Generation X

Douglas Coupland


Douglas Coupland was born December 30, 1961 on a Canadian military base in Baden-Sollingen, Germany. He is the third of four sons of Douglas Charles Thomas who is a doctor and C. Janet (Campbell) Coupland who originally came from Winnipeg (no remaining relatives there). Of his family, he has said "I come from an unemotional, undemonstrative family." He returned to Vancouver at the age of 4 in 1965, was raised there. His parents still reside in the same house he grew up in. During his childhood, he had no religious upbringing and sleep was very important to the family: he and other family members often missed class because of the need to sleep.

Coupland graduated in 1979 from Sentinel Secondary School in West Vancouver. After graduating Emily Carr College of Art and Design in Vancouver in 1984 from the studio program in sculpture, Coupland travelled to Hawaii, the European Design Insitute in Milan, Italy and the Hokkaido College of Art and Design in Sapporo, Japan. In Japan, he completed a two-year course in Japanese business science along with fine art and industrial design in 1986. He enjoyed early success as a sculptor, including a solo show at the Vancouver Art Gallery entitled "The Floating World" in November 1987. He was offered a writing job after the editor of a local paper (Malcolm Parry) was amused by a postcard he had written while living in Japan and asked him to do a piece on a noted Los Angeles art dealer. Of this job, he called it a "bottom-of-the-food-chain" with "Our office cubicles were like veal-fattening pens. There was just no dignity."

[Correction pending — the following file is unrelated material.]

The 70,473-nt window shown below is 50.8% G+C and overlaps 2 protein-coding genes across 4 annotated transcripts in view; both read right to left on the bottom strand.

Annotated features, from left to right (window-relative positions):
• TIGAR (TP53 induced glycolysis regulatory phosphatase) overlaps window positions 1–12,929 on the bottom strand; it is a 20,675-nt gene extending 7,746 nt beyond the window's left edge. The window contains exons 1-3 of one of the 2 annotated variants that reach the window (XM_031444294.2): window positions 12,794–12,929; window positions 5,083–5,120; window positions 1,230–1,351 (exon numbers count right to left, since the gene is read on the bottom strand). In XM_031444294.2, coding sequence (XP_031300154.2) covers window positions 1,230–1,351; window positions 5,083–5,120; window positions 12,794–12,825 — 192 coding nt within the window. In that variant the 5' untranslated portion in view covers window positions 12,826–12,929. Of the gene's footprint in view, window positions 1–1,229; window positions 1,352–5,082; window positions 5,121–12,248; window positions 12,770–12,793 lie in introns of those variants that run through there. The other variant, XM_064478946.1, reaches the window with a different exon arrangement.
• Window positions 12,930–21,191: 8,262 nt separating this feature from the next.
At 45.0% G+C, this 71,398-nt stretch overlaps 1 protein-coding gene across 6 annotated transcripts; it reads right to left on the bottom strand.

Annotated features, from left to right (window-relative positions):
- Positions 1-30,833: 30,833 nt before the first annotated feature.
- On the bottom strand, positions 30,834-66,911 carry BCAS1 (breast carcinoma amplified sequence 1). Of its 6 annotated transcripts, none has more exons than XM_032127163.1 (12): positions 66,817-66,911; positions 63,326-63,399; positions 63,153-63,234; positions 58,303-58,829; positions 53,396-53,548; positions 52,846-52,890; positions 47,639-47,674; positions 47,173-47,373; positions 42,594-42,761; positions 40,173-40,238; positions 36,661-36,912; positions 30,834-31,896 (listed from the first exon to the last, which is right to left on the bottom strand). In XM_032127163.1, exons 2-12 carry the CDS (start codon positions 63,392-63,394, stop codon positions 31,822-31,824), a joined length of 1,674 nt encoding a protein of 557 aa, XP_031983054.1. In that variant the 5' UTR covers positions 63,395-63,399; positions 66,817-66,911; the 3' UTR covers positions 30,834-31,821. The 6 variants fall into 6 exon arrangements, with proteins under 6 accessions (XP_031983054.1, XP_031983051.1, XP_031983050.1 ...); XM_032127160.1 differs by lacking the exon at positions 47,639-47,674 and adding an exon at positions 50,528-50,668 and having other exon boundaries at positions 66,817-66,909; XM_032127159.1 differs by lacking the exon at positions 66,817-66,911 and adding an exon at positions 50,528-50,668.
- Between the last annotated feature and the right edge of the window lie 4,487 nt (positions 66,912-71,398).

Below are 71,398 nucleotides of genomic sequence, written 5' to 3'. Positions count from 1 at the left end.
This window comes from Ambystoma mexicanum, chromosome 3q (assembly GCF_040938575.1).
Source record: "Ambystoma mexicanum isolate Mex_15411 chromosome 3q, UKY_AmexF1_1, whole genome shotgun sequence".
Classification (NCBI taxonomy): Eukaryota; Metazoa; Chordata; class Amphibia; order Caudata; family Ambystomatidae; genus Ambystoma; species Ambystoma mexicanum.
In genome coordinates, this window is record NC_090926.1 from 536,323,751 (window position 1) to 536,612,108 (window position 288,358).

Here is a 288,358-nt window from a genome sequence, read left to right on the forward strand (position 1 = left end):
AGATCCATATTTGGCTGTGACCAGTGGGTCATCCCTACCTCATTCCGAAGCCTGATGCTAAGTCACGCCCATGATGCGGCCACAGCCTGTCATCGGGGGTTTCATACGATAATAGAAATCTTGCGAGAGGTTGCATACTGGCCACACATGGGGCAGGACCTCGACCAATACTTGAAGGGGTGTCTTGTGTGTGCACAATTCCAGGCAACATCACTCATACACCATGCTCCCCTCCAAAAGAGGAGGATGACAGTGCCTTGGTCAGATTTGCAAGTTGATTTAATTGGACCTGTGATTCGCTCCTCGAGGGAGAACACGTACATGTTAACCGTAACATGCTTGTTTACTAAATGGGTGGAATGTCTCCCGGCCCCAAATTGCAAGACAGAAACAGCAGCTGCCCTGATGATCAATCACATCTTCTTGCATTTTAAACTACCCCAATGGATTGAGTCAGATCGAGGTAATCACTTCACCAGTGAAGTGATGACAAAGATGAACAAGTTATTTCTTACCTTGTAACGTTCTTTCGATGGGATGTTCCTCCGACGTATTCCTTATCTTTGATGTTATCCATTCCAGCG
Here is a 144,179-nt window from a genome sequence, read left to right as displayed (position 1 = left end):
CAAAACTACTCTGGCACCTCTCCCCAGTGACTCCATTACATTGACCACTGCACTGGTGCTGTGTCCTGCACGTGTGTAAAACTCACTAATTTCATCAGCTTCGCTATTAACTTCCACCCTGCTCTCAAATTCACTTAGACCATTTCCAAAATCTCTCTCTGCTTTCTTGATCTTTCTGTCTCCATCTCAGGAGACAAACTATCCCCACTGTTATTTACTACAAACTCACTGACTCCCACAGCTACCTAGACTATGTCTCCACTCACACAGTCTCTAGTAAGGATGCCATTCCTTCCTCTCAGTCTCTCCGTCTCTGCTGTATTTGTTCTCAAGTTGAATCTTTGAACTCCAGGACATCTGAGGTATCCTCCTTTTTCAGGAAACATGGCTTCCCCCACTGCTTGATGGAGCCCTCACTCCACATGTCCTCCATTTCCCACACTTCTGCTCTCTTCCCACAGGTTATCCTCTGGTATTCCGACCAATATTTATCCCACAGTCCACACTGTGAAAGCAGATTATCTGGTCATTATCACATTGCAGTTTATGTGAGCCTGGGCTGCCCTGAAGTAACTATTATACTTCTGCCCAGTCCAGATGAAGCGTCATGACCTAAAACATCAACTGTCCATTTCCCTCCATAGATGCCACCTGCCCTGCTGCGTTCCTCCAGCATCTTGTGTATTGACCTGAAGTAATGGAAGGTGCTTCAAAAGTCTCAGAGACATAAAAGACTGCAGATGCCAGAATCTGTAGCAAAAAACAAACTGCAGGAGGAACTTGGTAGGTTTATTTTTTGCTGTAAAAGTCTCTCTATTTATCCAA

Coupland's interest in Generation X first emerged in a 1988 article for Vancouver magazine. He continued the project, with cartoonist Paul Leroche, in a strip the two created for Vista in Toronto, the short-lived magazine published by auto-parts magnate Frank Stronach. It was in Toronto that he got into the habit of taking refuge underneath desks. St. Martin's Press in New York asked him to write a guide to Generation X - something on the model of the Yuppie Handbook in the fall of 1989. Instead, Coupland moved to Palm Springs, California, to write his first book, Generation X. He has repeatedly resisted, after the publication of Generation X, to be called the spokesperson for his generation. "I speak for myself, not for a generation. I never have."

He currently divides his time between Vancouver, Los Angeles, northern Scotland and other "psychically strong" -as he calls them- regions. However he mainly lives in West Vancouver in a house designed by Ron Thon. Coupland has won two Canadian National Awards for Excellence in Industrial Design. He refuses to own furniture, collects only meteorites, art objects and letters which are locked in a vault in Vancouver. His ten novels to date, Generation X (1991), Shampoo Planet (1992), Life After God (1994), Microserfs (1995), Polaroids From the Dead (1996), Girlfriend in a Coma (1998), Lara's Book: Lara Croft and the Tomb Raider Phenomenon (1998), Miss Wyoming (1999) and City of Glass (2000) have been translated into 22 languages and 30 countries. Coupland is also a regular contributor to The New York Times, the New Republic and ArtForum. His on-going design experiments include everything from launching a line of furniture to Smirnoff vodka ads for the New Yorker (a fundraiser for the Western Canada Wilderness Committee). His journalism ranges form a short story on Dolly the cloned sheep in Time magazine (U.S. edition) to guest-editing two special issues of Vancouver Magazine on Vancouver's quirky future as a city state on the Pacific.